US tracking balloon that moved over Hawaii and is headed toward Mexico

The U.S. Department of Defense is tracking a high-altitude balloon that crossed over Hawaii and is heading toward Mexico, according to the Honolulu Star-Advertiser.

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The DOD and Federal Aviation Administration detected and tracked an unmanned balloon that was floating at about 36,000 feet off the coast of Hawaii on April 28, according to the Pentagon.

Three F-22 Raptor stealth fighters were sent to intercept the object, which was eventually determined to be a balloon, according to

“U.S. Indo-Pacific Command responded to an unidentified radar signature Friday in the vicinity of the island of Hawaii. Pacific Air Forces launched three F-22s to assess the situation and visually identified a spherical object,” a spokesperson for INDOPACOM told the website in a statement.

“We monitored the transit of the object and assessed that it posed no threat. As a part of our normal daily operations, we closely track all vessels and aircraft in the Indo-Pacific area of operations through a combination of joint capabilities to protect the U.S. homeland, support our Allies and partners and secure a free and open Indo-Pacific.”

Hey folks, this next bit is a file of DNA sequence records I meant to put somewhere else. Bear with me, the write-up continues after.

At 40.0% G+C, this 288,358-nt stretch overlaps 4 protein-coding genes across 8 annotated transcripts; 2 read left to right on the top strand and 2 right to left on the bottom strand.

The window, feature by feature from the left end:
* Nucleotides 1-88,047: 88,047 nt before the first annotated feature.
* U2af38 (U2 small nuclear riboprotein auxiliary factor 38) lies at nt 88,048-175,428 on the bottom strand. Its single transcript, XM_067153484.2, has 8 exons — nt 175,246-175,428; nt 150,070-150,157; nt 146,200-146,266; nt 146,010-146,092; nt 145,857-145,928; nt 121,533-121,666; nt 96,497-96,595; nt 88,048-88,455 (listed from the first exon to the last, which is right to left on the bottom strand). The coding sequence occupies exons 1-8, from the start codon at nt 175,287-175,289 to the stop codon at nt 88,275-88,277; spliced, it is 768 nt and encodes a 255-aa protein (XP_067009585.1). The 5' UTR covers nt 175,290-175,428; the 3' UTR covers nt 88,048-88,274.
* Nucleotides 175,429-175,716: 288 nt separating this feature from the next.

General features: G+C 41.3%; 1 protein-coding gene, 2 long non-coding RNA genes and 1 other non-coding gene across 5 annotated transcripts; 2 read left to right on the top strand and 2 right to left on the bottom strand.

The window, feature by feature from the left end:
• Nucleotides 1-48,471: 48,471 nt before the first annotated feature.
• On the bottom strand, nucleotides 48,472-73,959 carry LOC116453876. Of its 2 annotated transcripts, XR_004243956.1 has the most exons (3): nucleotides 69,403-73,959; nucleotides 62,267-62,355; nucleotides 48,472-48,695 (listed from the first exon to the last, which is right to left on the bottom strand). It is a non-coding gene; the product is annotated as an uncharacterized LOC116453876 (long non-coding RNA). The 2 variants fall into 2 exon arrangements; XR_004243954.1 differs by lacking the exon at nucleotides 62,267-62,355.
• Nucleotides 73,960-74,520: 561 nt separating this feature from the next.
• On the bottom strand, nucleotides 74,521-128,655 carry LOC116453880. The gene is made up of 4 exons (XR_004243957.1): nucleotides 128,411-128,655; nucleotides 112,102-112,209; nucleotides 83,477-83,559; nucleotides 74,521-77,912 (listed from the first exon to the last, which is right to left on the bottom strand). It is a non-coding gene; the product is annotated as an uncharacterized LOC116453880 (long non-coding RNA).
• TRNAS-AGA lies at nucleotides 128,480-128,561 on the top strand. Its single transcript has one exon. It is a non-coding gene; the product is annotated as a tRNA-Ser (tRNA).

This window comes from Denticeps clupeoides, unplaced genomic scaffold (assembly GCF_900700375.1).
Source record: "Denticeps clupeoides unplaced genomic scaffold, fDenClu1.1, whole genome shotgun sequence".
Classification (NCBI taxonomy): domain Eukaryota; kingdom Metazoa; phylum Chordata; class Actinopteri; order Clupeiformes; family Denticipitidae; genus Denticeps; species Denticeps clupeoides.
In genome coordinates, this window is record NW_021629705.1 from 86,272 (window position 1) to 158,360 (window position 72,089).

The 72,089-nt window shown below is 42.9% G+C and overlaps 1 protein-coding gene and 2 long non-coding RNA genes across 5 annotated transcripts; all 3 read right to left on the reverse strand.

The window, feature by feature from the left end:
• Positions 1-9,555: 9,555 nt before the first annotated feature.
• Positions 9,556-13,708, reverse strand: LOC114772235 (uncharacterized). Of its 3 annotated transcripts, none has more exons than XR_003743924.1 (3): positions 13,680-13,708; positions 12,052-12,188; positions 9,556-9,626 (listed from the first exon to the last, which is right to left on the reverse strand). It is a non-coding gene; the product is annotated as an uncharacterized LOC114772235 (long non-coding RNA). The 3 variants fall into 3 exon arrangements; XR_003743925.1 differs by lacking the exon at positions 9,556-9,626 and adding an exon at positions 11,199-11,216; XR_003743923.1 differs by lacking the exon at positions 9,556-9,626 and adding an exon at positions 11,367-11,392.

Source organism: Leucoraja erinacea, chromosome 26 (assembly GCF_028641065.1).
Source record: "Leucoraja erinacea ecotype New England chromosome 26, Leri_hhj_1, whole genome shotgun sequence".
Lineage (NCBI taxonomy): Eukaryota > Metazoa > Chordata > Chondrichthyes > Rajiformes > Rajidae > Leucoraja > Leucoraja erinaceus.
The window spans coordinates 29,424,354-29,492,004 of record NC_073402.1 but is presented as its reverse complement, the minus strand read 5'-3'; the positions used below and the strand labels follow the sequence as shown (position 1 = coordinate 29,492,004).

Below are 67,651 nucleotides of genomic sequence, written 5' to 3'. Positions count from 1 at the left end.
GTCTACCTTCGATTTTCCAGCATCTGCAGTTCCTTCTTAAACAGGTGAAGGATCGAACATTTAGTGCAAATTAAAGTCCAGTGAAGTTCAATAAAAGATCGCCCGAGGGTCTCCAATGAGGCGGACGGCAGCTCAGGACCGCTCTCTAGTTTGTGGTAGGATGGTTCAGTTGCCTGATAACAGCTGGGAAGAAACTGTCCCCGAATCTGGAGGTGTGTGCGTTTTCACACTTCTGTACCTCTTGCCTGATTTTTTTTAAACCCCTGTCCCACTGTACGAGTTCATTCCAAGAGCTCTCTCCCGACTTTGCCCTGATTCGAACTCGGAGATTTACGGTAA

Who owns the balloon is unclear, a Department of Defense spokesperson told the Honolulu Star-Advertiser.

“Ownership of the balloon is unknown, but there is no indication that it was maneuvering or being controlled by a foreign or adversarial actor,” the spokesperson said

“The balloon did not transit directly over defense critical infrastructure or other U.S. Government sensitive sites, nor did it pose a military or physical threat to people on the ground.”

Earlier this year, the U.S. shot down what military officials described as a spy balloon owned by China after it traversed the U.S.

Soon after, the U.S. along with Canada shot down at least three other unidentified flying objects over Alaska and Canada.

The Pentagon has said that those objects appear to have been either small weather balloons or balloons put in the air by hobbyists.

The U.S. is not likely to take action against the balloon that flew over Hawaii, the spokesperson said.

“Although it was flying at an altitude used by civil aviation, it posed no threat to civil aviation over Hawaii,” the spokesman said. “Based on these observations, the Secretary of Defense concurred with the recommendation of his military commanders that no action need be taken against the balloon.”

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